Many people who are reading this message are involved with church work—they sing in the choir, or teach Sunday school, or help out with the youth group or serve on the Parish Council.  My message to you is don’t be obsessed with seeing the fruit of your efforts.  The seed you sow may grow years after you are gone.  Be content to throw the seed and throw it as much and as often as you can.

For work outside of church, it’s the same principle.  Throw the seed of Christ—of love, kindness, encouragement, peace, etc.—to everyone.  Say kind words, help others, show Christ-like love—these are the seeds we sow.  How they grow is not up to us.  The kind of hearts the seed lands in we cannot control.  Christ is not going to ask us how much seed we grew, but how much we sowed.  After all, the Parable of the Sower is not called the Parable of the Grower.  The seed is God’s word.  We all have the ability to throw it to others.

What is in our heart is the soil in which the seed grows.  I have never converted anyone to anything regarding the faith.  I throw the seed.  The Holy Spirit then works in conjunction with the person who receives the seed to grow it in their heart.  In addition to all having the potential to be sowers of the seed, we are all individually growers of the seed that has been thrown to us.  Thus, we need to each be cultivating the seeds in our own hearts so that Christ grows in us and with Christ in us, we can “throw” Him to others.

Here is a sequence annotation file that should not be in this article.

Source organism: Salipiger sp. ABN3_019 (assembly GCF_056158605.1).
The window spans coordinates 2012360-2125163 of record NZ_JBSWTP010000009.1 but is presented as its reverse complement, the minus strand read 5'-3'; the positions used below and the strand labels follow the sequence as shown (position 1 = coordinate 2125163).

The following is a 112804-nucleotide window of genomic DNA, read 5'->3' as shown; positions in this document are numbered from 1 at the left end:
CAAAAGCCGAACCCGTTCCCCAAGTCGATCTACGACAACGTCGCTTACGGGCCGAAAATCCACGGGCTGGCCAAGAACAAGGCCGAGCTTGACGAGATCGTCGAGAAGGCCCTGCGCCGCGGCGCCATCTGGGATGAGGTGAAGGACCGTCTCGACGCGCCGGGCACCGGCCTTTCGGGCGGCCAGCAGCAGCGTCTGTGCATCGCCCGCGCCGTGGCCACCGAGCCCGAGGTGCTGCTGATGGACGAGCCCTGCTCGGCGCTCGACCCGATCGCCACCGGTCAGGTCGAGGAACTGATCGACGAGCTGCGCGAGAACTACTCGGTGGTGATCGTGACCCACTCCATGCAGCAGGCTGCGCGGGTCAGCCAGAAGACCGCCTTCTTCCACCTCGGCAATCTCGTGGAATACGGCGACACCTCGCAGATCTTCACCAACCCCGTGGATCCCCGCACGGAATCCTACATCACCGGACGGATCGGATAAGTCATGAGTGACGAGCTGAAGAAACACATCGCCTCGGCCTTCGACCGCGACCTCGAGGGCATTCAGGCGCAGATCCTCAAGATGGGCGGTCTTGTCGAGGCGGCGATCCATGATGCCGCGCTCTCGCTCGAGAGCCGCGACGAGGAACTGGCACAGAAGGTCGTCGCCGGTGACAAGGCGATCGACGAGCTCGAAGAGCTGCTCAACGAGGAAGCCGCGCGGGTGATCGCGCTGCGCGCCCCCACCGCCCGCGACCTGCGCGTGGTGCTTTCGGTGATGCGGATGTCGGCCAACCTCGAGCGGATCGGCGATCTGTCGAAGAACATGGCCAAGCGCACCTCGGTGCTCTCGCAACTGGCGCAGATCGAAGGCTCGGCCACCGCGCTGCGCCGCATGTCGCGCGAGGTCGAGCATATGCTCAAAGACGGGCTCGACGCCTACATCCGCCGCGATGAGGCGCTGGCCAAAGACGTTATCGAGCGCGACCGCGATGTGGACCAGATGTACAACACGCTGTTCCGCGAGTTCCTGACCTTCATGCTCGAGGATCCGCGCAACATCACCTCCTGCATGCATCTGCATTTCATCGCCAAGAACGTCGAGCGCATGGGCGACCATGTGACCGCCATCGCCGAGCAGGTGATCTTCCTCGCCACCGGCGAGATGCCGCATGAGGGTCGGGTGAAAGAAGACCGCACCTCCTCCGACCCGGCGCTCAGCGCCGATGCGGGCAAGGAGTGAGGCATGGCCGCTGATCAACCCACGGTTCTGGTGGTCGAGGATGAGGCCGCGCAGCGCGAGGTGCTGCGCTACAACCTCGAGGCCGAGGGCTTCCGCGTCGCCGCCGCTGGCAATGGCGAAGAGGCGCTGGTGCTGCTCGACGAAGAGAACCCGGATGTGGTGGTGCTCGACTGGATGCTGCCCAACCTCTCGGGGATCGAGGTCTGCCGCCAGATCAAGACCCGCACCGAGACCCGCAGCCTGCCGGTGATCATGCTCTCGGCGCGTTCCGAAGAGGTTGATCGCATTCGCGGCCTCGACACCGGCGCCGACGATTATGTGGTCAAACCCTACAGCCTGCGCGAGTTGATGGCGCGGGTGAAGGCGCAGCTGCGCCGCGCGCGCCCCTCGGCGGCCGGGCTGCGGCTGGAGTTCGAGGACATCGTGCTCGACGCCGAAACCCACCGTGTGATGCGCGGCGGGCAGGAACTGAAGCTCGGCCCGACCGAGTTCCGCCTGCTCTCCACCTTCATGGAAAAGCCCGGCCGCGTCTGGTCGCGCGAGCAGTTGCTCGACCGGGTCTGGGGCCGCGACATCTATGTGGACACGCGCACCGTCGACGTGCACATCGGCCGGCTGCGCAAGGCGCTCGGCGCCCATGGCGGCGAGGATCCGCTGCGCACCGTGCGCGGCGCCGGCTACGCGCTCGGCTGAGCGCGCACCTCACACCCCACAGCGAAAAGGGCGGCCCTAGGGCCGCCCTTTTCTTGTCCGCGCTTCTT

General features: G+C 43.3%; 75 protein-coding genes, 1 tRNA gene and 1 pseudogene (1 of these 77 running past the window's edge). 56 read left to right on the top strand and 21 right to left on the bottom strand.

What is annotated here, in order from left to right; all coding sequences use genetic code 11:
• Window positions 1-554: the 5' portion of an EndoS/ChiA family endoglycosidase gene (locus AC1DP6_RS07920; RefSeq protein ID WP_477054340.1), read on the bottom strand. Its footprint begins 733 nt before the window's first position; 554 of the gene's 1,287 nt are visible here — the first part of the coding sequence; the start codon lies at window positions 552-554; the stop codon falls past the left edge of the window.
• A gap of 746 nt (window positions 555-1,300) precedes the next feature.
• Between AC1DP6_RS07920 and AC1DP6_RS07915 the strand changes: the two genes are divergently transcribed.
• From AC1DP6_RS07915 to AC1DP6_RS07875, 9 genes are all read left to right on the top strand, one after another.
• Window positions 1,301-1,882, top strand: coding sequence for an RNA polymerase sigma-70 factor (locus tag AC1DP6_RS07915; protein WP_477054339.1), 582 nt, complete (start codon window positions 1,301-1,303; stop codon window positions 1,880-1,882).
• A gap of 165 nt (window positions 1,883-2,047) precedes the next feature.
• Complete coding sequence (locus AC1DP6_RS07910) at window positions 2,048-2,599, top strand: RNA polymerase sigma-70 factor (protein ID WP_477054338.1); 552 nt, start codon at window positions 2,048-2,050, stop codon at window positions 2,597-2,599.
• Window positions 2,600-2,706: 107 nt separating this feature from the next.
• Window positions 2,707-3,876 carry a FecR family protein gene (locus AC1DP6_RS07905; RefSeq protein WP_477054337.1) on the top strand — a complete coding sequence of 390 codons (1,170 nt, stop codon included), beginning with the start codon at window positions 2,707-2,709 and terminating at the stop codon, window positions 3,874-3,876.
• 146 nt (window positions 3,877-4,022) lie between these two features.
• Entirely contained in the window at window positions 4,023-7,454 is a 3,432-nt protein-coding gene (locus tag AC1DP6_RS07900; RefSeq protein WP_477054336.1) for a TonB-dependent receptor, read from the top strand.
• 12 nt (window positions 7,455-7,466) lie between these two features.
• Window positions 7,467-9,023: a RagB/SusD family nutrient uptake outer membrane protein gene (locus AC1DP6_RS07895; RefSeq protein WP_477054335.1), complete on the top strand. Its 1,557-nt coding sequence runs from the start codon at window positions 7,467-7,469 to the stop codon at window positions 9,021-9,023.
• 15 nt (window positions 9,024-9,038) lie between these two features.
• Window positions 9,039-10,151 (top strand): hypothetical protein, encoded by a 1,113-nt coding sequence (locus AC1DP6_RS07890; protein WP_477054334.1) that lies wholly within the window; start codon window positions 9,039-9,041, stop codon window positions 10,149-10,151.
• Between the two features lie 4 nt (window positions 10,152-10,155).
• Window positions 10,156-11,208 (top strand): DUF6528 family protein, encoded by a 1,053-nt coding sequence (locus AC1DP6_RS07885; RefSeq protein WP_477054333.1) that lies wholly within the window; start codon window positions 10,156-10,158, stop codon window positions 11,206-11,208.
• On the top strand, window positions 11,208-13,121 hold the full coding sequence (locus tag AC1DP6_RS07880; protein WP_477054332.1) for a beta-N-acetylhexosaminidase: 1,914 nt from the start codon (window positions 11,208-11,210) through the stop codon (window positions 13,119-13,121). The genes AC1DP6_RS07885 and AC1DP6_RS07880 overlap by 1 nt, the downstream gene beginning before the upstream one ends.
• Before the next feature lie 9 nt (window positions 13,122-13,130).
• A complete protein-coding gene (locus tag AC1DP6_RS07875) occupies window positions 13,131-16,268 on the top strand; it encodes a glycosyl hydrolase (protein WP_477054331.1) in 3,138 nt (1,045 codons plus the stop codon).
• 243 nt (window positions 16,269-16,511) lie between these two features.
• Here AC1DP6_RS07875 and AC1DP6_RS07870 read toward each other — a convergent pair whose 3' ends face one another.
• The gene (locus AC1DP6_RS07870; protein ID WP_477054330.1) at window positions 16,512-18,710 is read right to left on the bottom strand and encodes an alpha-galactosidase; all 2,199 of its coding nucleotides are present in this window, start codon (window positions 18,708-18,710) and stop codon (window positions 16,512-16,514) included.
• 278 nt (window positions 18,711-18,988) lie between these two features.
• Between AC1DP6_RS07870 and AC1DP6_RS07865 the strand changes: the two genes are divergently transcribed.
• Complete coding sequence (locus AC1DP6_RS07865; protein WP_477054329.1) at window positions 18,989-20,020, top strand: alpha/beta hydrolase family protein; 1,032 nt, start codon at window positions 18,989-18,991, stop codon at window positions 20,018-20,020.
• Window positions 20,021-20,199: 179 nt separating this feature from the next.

It’s not about how many people come to an event that God is concerned with, but how many events, how many chances we offer for people to come closer to Him.  This applies to our churches and to our lives outside of church as well.